As we get older, so do our parents or caregivers. As they pass away, it’s another lifeline to the outside world gone.

It can even be something as simple as friends not having accessible homes. I was meant to go to a friend’s daughter’s birthday recently. The party was supposed to be in the garden, but the weather turned, and their house wasn’t step-free, so I had to cancel. It was completely unintentional, but still disappointing.

Friendships need consistency. For them to flourish, you need to put time and effort into them. But this can be hard, because the sporadic nature of my disability means that my energy and emotional cup varies each day.

I’d always felt excluded from mainstream society, but I’d pushed and fought against this for years. By the pandemic, I guess I was just tired of fighting.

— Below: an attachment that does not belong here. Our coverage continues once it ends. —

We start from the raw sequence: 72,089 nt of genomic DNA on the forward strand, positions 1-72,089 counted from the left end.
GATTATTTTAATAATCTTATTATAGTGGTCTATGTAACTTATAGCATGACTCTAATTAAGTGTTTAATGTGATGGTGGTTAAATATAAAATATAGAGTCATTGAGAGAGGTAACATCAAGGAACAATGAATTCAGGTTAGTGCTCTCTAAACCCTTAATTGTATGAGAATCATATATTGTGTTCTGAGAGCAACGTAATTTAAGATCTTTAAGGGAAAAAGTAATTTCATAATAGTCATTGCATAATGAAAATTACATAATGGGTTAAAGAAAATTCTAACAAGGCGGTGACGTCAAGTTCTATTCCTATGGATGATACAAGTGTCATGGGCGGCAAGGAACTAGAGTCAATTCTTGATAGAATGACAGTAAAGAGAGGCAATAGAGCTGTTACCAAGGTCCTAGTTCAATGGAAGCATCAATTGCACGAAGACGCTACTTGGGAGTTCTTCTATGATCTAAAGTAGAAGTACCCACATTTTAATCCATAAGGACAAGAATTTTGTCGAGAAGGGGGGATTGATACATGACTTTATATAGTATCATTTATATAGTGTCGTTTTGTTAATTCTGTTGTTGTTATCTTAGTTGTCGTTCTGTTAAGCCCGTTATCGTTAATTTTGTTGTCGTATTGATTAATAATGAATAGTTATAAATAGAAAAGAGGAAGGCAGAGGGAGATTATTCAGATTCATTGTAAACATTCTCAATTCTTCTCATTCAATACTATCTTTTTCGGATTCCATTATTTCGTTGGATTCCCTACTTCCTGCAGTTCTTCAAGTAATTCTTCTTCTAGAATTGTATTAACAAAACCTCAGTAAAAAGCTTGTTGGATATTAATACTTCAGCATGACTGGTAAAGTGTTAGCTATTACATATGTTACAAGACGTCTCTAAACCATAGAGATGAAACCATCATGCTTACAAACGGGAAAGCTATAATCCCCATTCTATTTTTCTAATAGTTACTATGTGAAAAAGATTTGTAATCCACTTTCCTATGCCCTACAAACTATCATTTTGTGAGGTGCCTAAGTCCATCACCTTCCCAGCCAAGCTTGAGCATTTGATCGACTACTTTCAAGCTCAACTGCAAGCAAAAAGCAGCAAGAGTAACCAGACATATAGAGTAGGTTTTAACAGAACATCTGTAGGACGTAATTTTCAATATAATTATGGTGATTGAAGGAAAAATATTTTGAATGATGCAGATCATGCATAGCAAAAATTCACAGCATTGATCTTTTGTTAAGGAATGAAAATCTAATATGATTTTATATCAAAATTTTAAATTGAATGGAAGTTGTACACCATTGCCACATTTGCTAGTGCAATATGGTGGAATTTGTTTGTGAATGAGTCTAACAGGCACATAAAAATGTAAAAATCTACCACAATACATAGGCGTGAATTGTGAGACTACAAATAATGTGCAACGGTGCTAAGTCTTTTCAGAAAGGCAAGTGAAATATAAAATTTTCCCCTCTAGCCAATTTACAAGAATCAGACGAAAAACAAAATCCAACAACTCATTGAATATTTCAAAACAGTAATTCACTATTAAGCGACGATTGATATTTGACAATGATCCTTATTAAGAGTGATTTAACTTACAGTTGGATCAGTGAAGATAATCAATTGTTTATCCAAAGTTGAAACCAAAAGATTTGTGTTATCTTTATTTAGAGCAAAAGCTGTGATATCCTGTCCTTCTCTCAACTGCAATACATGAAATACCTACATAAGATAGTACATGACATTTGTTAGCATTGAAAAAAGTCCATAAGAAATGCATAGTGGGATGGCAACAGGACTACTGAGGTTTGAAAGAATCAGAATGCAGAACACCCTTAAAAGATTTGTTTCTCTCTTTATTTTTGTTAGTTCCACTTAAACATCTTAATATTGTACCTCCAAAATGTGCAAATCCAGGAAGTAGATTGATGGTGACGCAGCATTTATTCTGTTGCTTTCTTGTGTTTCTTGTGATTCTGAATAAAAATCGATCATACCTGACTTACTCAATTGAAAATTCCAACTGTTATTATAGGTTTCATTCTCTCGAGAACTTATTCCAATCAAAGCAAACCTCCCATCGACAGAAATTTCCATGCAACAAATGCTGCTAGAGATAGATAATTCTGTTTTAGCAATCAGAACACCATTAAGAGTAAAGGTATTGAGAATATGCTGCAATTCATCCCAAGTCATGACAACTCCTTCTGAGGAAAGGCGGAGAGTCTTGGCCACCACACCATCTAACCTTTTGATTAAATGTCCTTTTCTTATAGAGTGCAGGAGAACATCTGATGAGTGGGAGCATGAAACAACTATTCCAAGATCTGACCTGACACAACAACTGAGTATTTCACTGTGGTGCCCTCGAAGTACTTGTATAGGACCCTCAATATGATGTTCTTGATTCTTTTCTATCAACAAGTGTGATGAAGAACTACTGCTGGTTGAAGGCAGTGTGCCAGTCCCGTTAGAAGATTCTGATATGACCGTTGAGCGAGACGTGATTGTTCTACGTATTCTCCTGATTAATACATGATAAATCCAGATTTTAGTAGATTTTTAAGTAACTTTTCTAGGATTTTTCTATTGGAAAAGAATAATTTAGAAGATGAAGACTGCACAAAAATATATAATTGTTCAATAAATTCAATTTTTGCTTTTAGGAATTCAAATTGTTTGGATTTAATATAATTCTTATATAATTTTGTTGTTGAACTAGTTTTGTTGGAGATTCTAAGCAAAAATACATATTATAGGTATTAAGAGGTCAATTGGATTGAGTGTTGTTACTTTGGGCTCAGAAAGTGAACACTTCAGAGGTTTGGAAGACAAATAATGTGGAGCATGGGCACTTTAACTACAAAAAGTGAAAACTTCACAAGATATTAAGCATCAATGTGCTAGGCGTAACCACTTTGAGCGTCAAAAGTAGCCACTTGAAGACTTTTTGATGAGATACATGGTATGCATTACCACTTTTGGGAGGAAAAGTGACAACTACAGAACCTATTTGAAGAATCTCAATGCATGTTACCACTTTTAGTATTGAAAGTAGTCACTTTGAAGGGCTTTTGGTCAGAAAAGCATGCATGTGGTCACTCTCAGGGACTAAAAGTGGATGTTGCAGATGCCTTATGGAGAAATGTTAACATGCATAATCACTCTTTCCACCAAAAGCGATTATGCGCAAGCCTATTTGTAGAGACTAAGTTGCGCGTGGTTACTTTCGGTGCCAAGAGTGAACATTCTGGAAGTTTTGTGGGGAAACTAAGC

That’s why I’ve felt so lonely in recent years. The anxiety and emotional labour that came from keeping myself included and sociable had taken its toll.

It made me turn to solitude – but that made me miserable. There had to be a balance.

I’ve now changed tack where loneliness is concerned – starting with not judging anyone who suffers from it so harshly anymore.

I no longer view it as something I’ve done wrong, and I no longer feel shame. After all, I’m hardly alone in my loneliness.

Rather, I’ve learned to see loneliness as an asset.

It showed me I needed a bit of a shake-up in my life, so I decided to leave London and return to my hometown where I have more support.

Since moving, I’m surrounded by people most days – my mum, step sister and bff are all round the corner and in good old northern fashion pop over regularly for a cuppa or something stronger.

I’d convinced myself that being around this many people would be too much, but actually I’ve loved each and every interaction.